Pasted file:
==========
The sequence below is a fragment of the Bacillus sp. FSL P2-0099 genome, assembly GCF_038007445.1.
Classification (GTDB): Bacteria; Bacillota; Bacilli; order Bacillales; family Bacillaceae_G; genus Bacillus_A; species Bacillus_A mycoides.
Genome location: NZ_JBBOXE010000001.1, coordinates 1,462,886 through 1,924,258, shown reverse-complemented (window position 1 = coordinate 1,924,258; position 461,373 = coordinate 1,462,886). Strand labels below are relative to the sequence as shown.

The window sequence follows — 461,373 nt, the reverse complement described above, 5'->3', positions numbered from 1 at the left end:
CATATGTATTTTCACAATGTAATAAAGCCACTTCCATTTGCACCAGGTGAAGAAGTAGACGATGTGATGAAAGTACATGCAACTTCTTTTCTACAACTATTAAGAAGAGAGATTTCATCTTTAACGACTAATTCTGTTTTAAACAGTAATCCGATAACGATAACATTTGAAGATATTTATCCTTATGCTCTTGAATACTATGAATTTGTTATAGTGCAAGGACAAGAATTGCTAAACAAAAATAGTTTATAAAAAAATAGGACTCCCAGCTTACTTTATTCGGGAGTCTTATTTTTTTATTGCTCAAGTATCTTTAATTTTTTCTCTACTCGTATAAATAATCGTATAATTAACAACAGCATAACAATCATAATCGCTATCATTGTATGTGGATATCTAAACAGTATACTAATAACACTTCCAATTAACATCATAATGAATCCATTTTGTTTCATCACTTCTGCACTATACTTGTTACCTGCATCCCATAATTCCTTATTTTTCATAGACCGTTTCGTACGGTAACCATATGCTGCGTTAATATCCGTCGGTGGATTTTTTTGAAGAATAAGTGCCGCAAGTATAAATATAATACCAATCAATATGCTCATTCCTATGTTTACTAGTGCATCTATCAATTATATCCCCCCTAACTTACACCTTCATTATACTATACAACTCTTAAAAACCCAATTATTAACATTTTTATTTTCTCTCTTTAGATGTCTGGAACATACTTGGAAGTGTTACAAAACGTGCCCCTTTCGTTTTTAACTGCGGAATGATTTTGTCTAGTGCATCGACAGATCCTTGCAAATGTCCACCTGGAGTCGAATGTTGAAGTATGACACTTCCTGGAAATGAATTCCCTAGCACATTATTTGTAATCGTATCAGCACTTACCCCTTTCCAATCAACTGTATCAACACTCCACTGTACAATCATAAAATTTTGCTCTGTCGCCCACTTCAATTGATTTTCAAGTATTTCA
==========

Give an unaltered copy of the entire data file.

The sequence below is a fragment of the Bacillus sp. FSL P2-0099 genome, assembly GCF_038007445.1.
Classification (GTDB): Bacteria; Bacillota; Bacilli; order Bacillales; family Bacillaceae_G; genus Bacillus_A; species Bacillus_A mycoides.
Genome location: NZ_JBBOXE010000001.1, coordinates 1,462,886 through 1,924,258, shown reverse-complemented (window position 1 = coordinate 1,924,258; position 461,373 = coordinate 1,462,886). Strand labels below are relative to the sequence as shown.

The window sequence follows — 461,373 nt, the reverse complement described above, 5'->3', positions numbered from 1 at the left end:
CATATGTATTTTCACAATGTAATAAAGCCACTTCCATTTGCACCAGGTGAAGAAGTAGACGATGTGATGAAAGTACATGCAACTTCTTTTCTACAACTATTAAGAAGAGAGATTTCATCTTTAACGACTAATTCTGTTTTAAACAGTAATCCGATAACGATAACATTTGAAGATATTTATCCTTATGCTCTTGAATACTATGAATTTGTTATAGTGCAAGGACAAGAATTGCTAAACAAAAATAGTTTATAAAAAAATAGGACTCCCAGCTTACTTTATTCGGGAGTCTTATTTTTTTATTGCTCAAGTATCTTTAATTTTTTCTCTACTCGTATAAATAATCGTATAATTAACAACAGCATAACAATCATAATCGCTATCATTGTATGTGGATATCTAAACAGTATACTAATAACACTTCCAATTAACATCATAATGAATCCATTTTGTTTCATCACTTCTGCACTATACTTGTTACCTGCATCCCATAATTCCTTATTTTTCATAGACCGTTTCGTACGGTAACCATATGCTGCGTTAATATCCGTCGGTGGATTTTTTTGAAGAATAAGTGCCGCAAGTATAAATATAATACCAATCAATATGCTCATTCCTATGTTTACTAGTGCATCTATCAATTATATCCCCCCTAACTTACACCTTCATTATACTATACAACTCTTAAAAACCCAATTATTAACATTTTTATTTTCTCTCTTTAGATGTCTGGAACATACTTGGAAGTGTTACAAAACGTGCCCCTTTCGTTTTTAACTGCGGAATGATTTTGTCTAGTGCATCGACAGATCCTTGCAAATGTCCACCTGGAGTCGAATGTTGAAGTATGACACTTCCTGGAAATGAATTCCCTAGCACATTATTTGTAATCGTATCAGCACTTACCCCTTTCCAATCAACTGTATCAACACTCCACTGTACAATCATAAAATTTTGCTCTGTCGCCCACTTCAATTGATTTTCAAGTATTTCA